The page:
Aside from perhaps the Douglas C-47 Skytrain and Lockheed C-130 Hercules, cargo planes rarely garner as much fame as more glamorous military aircraft. The Fairchild C-123 Provider is one of the lesser-known cargo aircraft in US Air Force history. Nevertheless, it proved to be a utilitarian workhorse that served throughout the Vietnam War and beyond. But the tale of the C-123 actually begins with a giant glider.
During WWII, the use of gliders in large-scale invasions such as the D-Day invasion of France allowed the delivery of more troops and equipment than could be accomplished by parachute drops alone. However, paratroops often referred to the crash-prone wooden gliders as flying coffins, and many gliders were actually built by coffin manufacturers along with other woodworking trades. Following the war, the Army requested a much larger glider capable of carrying more troops and vehicles. The Chase Aircraft Company responded with the XG-20, built entirely of metal and the largest glider ever built in the United States. By the time flight testing was completed, however, the Air Force had abandoned gliders in favor of helicopters and powered transports. Only two prototypes were ever built, and only one of them ever flew.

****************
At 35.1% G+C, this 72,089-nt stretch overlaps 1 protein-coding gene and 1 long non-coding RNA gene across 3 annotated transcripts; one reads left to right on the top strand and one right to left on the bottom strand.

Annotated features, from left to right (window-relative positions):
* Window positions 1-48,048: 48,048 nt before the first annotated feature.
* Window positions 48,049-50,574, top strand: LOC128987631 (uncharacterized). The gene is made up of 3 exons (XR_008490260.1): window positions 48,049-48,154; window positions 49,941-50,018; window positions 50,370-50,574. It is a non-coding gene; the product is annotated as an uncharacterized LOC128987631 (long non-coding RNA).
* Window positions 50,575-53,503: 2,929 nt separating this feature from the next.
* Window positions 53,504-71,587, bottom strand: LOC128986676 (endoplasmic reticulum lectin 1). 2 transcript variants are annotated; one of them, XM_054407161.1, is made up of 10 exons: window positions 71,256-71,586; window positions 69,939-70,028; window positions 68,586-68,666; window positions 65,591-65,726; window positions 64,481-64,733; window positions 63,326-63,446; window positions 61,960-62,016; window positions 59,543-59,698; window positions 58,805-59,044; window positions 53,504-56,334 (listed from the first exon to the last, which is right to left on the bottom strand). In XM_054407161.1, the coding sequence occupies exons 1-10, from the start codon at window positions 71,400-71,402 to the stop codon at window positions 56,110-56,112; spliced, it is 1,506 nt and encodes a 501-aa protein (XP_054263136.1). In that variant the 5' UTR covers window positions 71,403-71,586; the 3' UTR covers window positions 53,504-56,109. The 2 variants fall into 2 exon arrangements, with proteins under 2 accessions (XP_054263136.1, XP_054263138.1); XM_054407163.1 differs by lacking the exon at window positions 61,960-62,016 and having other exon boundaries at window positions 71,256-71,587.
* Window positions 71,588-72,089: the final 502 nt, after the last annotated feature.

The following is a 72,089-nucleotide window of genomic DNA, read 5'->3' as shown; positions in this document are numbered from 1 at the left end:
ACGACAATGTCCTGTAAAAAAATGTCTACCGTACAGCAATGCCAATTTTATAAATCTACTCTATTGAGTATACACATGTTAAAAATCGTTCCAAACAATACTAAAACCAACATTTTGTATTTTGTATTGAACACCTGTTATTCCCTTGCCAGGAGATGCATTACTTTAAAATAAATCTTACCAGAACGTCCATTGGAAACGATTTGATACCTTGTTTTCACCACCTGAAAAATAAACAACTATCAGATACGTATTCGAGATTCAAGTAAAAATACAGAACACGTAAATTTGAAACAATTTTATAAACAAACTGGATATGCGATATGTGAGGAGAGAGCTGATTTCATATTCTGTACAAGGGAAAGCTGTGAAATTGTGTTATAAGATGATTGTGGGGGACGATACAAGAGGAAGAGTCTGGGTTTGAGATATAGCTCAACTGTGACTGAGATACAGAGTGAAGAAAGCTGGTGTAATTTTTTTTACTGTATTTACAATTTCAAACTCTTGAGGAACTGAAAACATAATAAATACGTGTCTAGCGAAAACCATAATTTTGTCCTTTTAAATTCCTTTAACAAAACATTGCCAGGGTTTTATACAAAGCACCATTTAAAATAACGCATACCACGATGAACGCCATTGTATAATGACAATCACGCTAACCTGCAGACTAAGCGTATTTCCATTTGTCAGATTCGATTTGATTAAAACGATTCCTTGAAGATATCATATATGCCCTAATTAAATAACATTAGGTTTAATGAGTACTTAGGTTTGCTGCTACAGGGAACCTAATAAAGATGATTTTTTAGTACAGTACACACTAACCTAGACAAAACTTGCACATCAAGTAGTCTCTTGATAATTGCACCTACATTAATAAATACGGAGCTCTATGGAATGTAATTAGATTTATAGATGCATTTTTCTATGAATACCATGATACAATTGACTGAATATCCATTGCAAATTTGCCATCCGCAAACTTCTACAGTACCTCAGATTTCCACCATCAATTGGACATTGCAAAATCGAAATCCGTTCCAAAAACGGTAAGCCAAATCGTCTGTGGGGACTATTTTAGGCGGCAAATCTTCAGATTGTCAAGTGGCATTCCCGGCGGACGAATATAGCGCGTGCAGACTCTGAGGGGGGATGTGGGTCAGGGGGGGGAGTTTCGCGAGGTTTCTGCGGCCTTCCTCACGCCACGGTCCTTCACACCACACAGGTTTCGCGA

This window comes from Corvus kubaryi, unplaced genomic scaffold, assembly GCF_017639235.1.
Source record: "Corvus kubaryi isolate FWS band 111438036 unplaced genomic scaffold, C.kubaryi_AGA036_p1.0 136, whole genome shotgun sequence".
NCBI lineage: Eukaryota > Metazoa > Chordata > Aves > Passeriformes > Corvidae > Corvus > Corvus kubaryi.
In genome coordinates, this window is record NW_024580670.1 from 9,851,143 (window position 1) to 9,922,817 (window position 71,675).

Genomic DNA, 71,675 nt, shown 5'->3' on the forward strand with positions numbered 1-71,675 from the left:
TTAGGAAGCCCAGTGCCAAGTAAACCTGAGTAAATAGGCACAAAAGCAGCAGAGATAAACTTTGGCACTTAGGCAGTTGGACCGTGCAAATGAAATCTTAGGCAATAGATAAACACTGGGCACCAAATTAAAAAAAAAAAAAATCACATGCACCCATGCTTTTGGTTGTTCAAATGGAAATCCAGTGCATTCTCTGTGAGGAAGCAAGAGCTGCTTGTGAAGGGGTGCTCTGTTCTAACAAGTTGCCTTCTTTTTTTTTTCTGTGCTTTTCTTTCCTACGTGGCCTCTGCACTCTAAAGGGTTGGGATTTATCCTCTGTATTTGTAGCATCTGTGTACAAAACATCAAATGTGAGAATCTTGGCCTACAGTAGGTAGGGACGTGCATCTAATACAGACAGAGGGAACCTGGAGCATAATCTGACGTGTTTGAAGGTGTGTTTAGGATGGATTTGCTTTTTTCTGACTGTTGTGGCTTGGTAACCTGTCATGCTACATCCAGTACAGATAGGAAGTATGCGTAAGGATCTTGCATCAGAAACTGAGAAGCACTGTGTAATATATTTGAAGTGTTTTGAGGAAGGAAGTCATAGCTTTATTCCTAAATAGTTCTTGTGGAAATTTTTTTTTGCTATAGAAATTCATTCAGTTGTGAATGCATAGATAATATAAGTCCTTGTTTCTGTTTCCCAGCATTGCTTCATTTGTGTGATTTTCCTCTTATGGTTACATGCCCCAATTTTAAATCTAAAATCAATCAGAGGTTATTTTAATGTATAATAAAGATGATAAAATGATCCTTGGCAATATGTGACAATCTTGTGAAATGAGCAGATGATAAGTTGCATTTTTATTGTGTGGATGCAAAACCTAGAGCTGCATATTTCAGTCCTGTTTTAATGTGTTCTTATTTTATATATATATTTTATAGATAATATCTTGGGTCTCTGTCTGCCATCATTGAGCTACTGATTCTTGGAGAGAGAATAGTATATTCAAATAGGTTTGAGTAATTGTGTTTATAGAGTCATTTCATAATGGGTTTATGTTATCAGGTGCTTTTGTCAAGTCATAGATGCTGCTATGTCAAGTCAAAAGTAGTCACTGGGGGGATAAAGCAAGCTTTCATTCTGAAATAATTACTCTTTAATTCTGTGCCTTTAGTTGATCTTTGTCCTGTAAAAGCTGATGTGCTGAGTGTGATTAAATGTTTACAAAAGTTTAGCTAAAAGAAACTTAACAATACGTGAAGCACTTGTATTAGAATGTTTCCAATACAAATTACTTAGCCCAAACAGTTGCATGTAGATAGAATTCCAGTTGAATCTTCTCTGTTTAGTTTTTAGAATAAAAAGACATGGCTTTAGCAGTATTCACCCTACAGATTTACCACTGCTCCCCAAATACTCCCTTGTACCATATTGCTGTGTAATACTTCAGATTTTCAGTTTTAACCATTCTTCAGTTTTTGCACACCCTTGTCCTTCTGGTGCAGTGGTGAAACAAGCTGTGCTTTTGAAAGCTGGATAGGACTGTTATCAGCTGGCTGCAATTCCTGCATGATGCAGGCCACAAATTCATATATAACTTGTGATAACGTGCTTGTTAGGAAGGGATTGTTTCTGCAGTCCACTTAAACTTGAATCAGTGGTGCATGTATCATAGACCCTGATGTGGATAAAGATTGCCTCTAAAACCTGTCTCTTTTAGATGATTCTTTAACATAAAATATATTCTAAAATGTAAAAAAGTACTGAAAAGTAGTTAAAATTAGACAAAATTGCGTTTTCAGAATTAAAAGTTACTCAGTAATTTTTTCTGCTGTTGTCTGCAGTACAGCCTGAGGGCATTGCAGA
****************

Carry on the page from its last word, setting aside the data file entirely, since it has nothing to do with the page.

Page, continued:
Though the glider was canceled, Chase had planned all along for the possible attachment of engines. A pair of Pratt & Whitney R-2800 Double Wasp radials were fitted to create the XC-123, while four General Electric J47 turbojets, the same engines used on the Boeing B-47 Stratojet, were added to create the XC-123A, making it the first jet-powered transport to be built for the US Air Force. However, the jet engines didn’t provide the performance that the Air Force hoped for, nor did the XC-123A outperform the piston-powered alternatives. Only one was ever built.
The C-123, however, with powerful radial engines that were eventually supplemented with a pair of General Electric J85 turbojets, was a hit. With accommodations for 61 troops or 50 stretchers, the Provider was used widely in Vietnam, where its short-field capabilities made it popular for the resupply of forward bases. It also gained a measure of fame, or perhaps infamy, for its role in spraying Agent Orange defoliant over the jungles of Vietnam as part of Operation Ranch Hand. The US Air Force Thunderbirds used a Provider for hauling supplies and ground crew members, but it was involved in a crash that remains the single worst accident in Thunderbirds history. Providers were built in a number of variants, including a conversion to nighttime reconnaissance and ground attack, a search and rescue version for the US Coast Guard, and numerous export variants for international customers. Fairchild Aircraft, which had taken over production from Chase early on, eventually built 307 Providers from 1949-1970, and the type was retired by the Air Force in 1980.
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